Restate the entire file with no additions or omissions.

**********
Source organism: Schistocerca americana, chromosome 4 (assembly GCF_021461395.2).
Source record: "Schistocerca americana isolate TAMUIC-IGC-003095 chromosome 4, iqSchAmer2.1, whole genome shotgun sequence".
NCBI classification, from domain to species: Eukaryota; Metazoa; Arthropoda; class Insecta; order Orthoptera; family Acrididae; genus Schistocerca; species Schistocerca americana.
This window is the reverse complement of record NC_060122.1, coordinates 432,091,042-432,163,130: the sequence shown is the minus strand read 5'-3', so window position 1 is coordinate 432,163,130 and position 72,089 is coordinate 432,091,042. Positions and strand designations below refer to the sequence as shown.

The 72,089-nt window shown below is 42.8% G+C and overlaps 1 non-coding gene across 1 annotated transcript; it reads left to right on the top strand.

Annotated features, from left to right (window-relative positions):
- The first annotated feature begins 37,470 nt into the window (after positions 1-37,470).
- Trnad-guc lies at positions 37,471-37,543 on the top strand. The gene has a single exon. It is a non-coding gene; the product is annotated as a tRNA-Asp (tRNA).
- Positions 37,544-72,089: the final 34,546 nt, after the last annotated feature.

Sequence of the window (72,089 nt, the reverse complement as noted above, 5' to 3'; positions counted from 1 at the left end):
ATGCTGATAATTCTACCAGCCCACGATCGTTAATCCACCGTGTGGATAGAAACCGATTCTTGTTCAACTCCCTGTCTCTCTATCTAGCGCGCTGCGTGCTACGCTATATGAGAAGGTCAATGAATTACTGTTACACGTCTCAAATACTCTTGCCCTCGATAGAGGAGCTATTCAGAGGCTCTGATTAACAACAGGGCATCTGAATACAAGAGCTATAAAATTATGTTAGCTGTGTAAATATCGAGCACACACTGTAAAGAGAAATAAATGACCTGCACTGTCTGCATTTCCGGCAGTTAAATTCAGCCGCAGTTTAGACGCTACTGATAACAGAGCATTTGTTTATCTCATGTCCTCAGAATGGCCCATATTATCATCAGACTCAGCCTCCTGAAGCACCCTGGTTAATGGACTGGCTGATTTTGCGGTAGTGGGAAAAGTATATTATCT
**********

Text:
Source organism: Schistocerca americana, chromosome 4 (assembly GCF_021461395.2).
Source record: "Schistocerca americana isolate TAMUIC-IGC-003095 chromosome 4, iqSchAmer2.1, whole genome shotgun sequence".
NCBI classification, from domain to species: Eukaryota; Metazoa; Arthropoda; class Insecta; order Orthoptera; family Acrididae; genus Schistocerca; species Schistocerca americana.
This window is the reverse complement of record NC_060122.1, coordinates 432,091,042-432,163,130: the sequence shown is the minus strand read 5'-3', so window position 1 is coordinate 432,163,130 and position 72,089 is coordinate 432,091,042. Positions and strand designations below refer to the sequence as shown.

The 72,089-nt window shown below is 42.8% G+C and overlaps 1 non-coding gene across 1 annotated transcript; it reads left to right on the top strand.

Annotated features, from left to right (window-relative positions):
- The first annotated feature begins 37,470 nt into the window (after positions 1-37,470).
- Trnad-guc lies at positions 37,471-37,543 on the top strand. The gene has a single exon. It is a non-coding gene; the product is annotated as a tRNA-Asp (tRNA).
- Positions 37,544-72,089: the final 34,546 nt, after the last annotated feature.

Sequence of the window (72,089 nt, the reverse complement as noted above, 5' to 3'; positions counted from 1 at the left end):
ATGCTGATAATTCTACCAGCCCACGATCGTTAATCCACCGTGTGGATAGAAACCGATTCTTGTTCAACTCCCTGTCTCTCTATCTAGCGCGCTGCGTGCTACGCTATATGAGAAGGTCAATGAATTACTGTTACACGTCTCAAATACTCTTGCCCTCGATAGAGGAGCTATTCAGAGGCTCTGATTAACAACAGGGCATCTGAATACAAGAGCTATAAAATTATGTTAGCTGTGTAAATATCGAGCACACACTGTAAAGAGAAATAAATGACCTGCACTGTCTGCATTTCCGGCAGTTAAATTCAGCCGCAGTTTAGACGCTACTGATAACAGAGCATTTGTTTATCTCATGTCCTCAGAATGGCCCATATTATCATCAGACTCAGCCTCCTGAAGCACCCTGGTTAATGGACTGGCTGATTTTGCGGTAGTGGGAAAAGTATATTATCT